Good Judgment Saves Canfield Pierce Store at Grand Rapids

Good Judgment Saves Canfield Pierce Store at Grand Rapids

Fire of an unknown origin originating in the center of the basement of the paint, oil and wall-paper store of Canfield Pierce, in the business section of Grand Rapids, Mich., was discovered by a passing citizen recently. He pulled the street box at 6:18 p. m. When Chief George Boughner, with a department force of 60 men, arrived, he saw that, owing to the dense smoke issuing from the basement and first floor, it was impossible to attack the fire from the inside. He ordered lines stretched from the front and the side of the building, and used cellar pipes to fight the fire. This, with a lucky direction of the wind, no doubt saved the building, as it drove the dense smoke out of the basement and first floor, and allowed the firemen to enter. Some had already done so, by the aid of smoke helmets. The department after this made short work of the blaze, and confined it to the basement and first floor. The former was lined from the floor to ceiling with wooden shelves on which were stored large stocks of wall paper, paints and oils, and this stuff on fire was what caused the dense smoke which so hampered the firemen. The supports of the first floor burned away and it fell, but was not consumed. The fire was pretty generally confined to the basement, but in places broke through and damaged the first floor. There were six three-way hydrants available, spaced 300 feet apart, with mains ranging from 6 to 20 inches, on three streets. Another factor in the successful handling of this fire was the high pressure system, which Grand Rapids very wisely has installed, the pressures ranging from 65 to 100 pounds. Three high pressure and three low pressure streams were thrown, as were also nine engine streams. There were five hose wagons, three steam engines, one chemical engine, and squad wagon, the engine makes being a Nott, a Metropolitan and an American. There were 4,300 feet of hose laid. The fire burned three and one-half hours. The building, which is four stories and basement, is valued at $100,000, and the loss was estimated at only $5,000. The contents, valued at $200,000, were damaged to the extent of $26,000.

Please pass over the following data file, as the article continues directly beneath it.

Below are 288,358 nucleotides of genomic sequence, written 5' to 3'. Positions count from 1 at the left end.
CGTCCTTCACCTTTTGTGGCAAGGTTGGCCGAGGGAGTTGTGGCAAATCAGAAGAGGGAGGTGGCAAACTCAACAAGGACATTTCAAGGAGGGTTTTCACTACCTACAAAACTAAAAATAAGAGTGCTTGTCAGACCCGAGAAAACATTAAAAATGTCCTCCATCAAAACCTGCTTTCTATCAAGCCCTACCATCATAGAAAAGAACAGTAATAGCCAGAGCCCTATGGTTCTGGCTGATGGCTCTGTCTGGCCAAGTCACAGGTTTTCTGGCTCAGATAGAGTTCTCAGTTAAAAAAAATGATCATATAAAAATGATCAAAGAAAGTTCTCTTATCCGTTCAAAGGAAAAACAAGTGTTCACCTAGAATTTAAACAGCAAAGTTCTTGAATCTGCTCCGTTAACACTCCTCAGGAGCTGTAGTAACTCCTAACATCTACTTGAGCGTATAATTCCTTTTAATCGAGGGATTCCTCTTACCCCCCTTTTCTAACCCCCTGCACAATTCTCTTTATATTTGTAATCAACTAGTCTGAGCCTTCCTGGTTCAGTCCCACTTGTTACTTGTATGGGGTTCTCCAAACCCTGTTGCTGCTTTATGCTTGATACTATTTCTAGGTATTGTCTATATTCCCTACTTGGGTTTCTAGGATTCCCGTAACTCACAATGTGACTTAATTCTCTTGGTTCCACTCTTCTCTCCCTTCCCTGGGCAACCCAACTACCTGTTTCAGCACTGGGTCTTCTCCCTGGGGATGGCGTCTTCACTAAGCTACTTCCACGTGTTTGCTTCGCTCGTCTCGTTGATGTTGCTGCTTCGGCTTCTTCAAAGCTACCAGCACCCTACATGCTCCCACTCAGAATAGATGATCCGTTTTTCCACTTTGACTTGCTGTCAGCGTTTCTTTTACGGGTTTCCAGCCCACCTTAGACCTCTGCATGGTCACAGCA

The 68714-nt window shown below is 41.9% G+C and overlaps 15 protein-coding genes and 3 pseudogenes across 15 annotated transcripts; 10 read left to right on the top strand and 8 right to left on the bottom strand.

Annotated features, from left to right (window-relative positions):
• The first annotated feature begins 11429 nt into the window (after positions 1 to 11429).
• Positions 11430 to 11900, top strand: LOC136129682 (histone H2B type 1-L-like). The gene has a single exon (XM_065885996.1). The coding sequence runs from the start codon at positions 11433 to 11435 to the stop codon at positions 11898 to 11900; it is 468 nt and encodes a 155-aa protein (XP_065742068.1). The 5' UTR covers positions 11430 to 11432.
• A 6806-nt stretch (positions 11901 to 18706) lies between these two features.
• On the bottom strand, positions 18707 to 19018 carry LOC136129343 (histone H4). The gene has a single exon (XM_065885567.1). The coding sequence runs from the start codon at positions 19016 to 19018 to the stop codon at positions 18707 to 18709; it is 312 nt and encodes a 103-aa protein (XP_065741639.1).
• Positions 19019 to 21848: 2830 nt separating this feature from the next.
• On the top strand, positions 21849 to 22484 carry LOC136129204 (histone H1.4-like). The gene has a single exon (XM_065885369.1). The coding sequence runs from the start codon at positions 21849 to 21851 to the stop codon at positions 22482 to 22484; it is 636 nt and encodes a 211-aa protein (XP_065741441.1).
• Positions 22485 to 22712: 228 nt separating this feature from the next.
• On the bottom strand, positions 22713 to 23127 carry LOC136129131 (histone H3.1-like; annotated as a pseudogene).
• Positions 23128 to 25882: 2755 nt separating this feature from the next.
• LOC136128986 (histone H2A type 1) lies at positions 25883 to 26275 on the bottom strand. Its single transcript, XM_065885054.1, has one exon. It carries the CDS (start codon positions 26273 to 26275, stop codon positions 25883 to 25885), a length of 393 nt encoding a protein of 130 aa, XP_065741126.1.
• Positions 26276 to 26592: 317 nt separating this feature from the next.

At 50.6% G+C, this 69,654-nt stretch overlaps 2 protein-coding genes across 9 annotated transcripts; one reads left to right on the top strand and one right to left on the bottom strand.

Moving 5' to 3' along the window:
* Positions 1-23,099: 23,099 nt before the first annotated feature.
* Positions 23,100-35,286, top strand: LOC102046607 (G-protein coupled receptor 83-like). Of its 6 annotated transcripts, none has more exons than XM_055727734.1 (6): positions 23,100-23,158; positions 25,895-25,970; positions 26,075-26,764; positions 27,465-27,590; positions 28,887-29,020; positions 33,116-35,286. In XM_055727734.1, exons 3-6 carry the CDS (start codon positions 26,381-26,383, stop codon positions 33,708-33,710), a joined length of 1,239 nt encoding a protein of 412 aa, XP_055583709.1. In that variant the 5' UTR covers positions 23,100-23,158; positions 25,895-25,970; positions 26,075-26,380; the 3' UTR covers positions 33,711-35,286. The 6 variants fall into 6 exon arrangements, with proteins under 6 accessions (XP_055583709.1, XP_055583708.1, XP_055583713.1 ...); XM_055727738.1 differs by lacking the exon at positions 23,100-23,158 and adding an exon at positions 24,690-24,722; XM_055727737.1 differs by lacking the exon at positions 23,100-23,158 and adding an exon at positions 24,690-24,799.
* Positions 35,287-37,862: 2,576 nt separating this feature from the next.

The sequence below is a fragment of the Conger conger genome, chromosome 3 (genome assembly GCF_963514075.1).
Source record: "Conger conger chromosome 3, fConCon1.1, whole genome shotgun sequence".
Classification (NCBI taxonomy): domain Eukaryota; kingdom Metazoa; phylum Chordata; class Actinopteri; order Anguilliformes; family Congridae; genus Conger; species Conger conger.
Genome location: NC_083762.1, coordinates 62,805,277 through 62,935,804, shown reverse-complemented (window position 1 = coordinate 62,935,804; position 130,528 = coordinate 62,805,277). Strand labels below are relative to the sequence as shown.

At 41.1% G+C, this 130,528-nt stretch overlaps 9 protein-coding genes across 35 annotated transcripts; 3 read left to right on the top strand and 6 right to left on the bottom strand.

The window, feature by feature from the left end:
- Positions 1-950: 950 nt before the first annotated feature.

Chief George Boughner, Grand Rapids.

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